--[ x14km2d

| Brick

--[ 0 - Intro --[ 1 - Problem --[ 2 - Building --[ 3 - Finish --[ 4 - Flatbrick --[ A - Notes --[ B - Changelog

01/10/2021

--[ 0 - Intro

In my personal opinion, the brick is one of the most important inventions of mankind, along with fire and the stone knife. Bricks are used to build simple houses, cathedrals or halls. A brick wall can separate neighbors or connect them by a path. Produced by hand or in mass, the brick is used all over the world and if we would look around more, we could discover how many different applications and forms of the brick there are. The brick has disappeared from our perception as an everyday product, but it has a long history behind it. Also among model makers.

--[ 1 - Problem

Omnes viae Romam ducunt[1] and so there are different methods to create bricks in model making. As a beginner from egg carton, or for more experienced from XPS foam. You can create bricks from old Warhammer sprues or press them into Greenstuff with a roller. Since I am currently working on a model, I wanted to test how bricks could be made with a 3D printer. unfortunately I have not found any suitable models online. There are complete walls or dungeon tiles, but a single brick was unfortunately not there. Therefore, I have created myself one.

--[ 2 - Building

After some tests I decided to use a standard dimension and since I as a European always convert everything into a standard, I invented the ESMB[2][3] PDS[4]. This has the correct dimensions of 3.5H x 5.0W x 9.0L mm and thus fits e.g. into the game figure shown on the photo above. Please note that the brick should look authentic, not realistic. Since we are on the subject of authenticity. The 3D printer is very suitable for the creation of bricks, so I have created per print about 211 bricks. Since my simple 3D printer, in contrast to a Resign printer, prints inaccurately, the bricks look more authentic. They all have a basic shape and sometimes small damages or broken corners. You can also use a modeling knife, pliers, or a file to help with this by adding small damages and scratches.Since I use painters tape on my 3D printer bed, the bricks get a stone texture on the front, which looks great.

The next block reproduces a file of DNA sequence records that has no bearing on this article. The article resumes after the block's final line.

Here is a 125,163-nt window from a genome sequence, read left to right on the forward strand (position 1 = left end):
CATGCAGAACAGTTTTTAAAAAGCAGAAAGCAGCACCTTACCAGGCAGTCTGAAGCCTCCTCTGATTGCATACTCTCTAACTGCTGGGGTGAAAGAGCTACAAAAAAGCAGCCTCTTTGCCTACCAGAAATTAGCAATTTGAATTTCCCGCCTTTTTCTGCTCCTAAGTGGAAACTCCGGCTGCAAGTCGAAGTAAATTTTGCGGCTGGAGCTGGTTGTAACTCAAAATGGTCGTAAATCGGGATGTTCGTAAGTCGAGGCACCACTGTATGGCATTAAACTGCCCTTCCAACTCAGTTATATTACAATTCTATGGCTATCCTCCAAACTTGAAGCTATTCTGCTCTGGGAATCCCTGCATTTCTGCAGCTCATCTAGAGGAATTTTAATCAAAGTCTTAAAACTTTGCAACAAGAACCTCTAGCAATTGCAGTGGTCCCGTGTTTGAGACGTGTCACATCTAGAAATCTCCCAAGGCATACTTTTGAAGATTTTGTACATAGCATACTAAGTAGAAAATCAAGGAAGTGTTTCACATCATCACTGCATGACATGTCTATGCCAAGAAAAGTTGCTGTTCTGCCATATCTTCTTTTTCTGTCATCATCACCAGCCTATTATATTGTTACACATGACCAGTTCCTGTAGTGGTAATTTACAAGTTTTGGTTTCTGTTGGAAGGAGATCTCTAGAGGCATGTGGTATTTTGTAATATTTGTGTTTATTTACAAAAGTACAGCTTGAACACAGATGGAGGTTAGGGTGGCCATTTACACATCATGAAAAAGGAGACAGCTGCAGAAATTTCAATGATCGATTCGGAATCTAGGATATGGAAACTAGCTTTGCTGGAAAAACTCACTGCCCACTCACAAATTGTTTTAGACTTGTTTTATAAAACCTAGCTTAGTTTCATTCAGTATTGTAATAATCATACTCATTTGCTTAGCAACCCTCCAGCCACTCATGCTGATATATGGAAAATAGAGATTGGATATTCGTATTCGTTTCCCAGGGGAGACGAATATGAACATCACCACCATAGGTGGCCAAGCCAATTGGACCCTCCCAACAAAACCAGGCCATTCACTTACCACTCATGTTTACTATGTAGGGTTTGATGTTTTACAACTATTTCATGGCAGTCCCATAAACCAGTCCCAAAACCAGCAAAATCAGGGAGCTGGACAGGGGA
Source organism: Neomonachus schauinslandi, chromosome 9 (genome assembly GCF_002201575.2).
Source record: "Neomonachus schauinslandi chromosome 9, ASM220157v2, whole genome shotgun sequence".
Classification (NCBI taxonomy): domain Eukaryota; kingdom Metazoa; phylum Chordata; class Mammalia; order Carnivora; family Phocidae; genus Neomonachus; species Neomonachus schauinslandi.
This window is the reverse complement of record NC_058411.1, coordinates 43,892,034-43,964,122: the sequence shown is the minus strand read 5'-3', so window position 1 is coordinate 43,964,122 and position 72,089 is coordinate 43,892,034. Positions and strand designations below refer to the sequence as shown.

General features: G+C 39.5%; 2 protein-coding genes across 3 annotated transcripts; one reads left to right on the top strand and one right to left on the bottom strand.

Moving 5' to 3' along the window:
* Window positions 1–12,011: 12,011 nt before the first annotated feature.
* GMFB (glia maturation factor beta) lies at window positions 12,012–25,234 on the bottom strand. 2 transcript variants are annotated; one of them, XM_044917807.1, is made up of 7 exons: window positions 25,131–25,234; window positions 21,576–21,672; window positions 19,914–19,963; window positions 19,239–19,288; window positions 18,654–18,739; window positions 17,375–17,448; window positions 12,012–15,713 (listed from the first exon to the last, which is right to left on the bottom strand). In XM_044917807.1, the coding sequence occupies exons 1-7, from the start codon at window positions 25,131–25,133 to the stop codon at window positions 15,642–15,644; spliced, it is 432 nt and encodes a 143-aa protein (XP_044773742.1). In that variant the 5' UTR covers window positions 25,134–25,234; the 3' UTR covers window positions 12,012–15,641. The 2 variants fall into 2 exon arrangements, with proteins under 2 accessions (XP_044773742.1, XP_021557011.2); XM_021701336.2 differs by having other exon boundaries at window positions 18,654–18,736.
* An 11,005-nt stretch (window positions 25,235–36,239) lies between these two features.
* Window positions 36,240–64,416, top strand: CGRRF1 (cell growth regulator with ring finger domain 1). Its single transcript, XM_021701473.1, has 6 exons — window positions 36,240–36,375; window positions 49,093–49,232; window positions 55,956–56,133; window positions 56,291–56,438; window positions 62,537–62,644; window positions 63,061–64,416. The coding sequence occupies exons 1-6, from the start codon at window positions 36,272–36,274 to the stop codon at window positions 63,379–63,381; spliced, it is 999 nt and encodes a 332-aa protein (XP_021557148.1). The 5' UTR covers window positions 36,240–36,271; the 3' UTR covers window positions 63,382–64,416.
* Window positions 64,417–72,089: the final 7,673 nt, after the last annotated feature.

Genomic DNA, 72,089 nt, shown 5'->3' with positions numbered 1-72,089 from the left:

--[ 3 - Finish

I also decided to use this method of production because I want to save time. This way, I only have to clean the printed bricks briefly with a pair of pliers and can then use them. Unfortunately, the printing time is quite long, and with the setting of 0.1 mm for one layer, the printing of 211 bricks takes 13 hours. But the details are cleaner and look more like a quality product. But since I don't have to watch the printer, that doesn't affect me. I can spend time planning or doing other projects in the meantime and concentrate better. Personally, I don't see a 3D printer as a killer that destroys my creativity, but gives me more room for it. I want the bricks to look authentic already, but I have no interest in sitting at my work table for hours with a modeling knife. Walls or other brick models off the shelf I also do not want. The models or terrain object should already have my own style, so that these are recognized by people.

--[ 4 - Flatbrick

I have a larger project that use the bricks and am satisfied with the texture. At certain requirements it is quite good if you have bricks, which was recreated like the original form. But sometimes you just want to blend a wall because it looks better or saves material. Therefore I created the flatbrick as a 3D model. These are only 1.0 mm high and can be glued very easily on a wall or base. Especially if you have e.g. in a passage or a small bridge less space these fit quite well. They still look like real stones. I glued a few flatbricks on a mini wargaming base for testing and quickly primed and drybrushed with white. The result looks quite good in my opinion, if you want to cover a mini base with bricks, for example.

--[ A - Notes

[1] All roads lead to Rome
[2] European Standard Model Brick
[3] Of course, there is also the ASMB (American Standard Model Brick) which is calculated in the Imperial Unit System. 0.1181102H x 0.1968504W x 0.3543307L "
[4] PDS, Public Domain Standard. A public domain standard to protect dimensions or design objects from access by corporations and patents. This standard should be available for the whole humanity and accessible for everyone, e.g. model maker.

--[ B - Changelog
--[ 3D-Print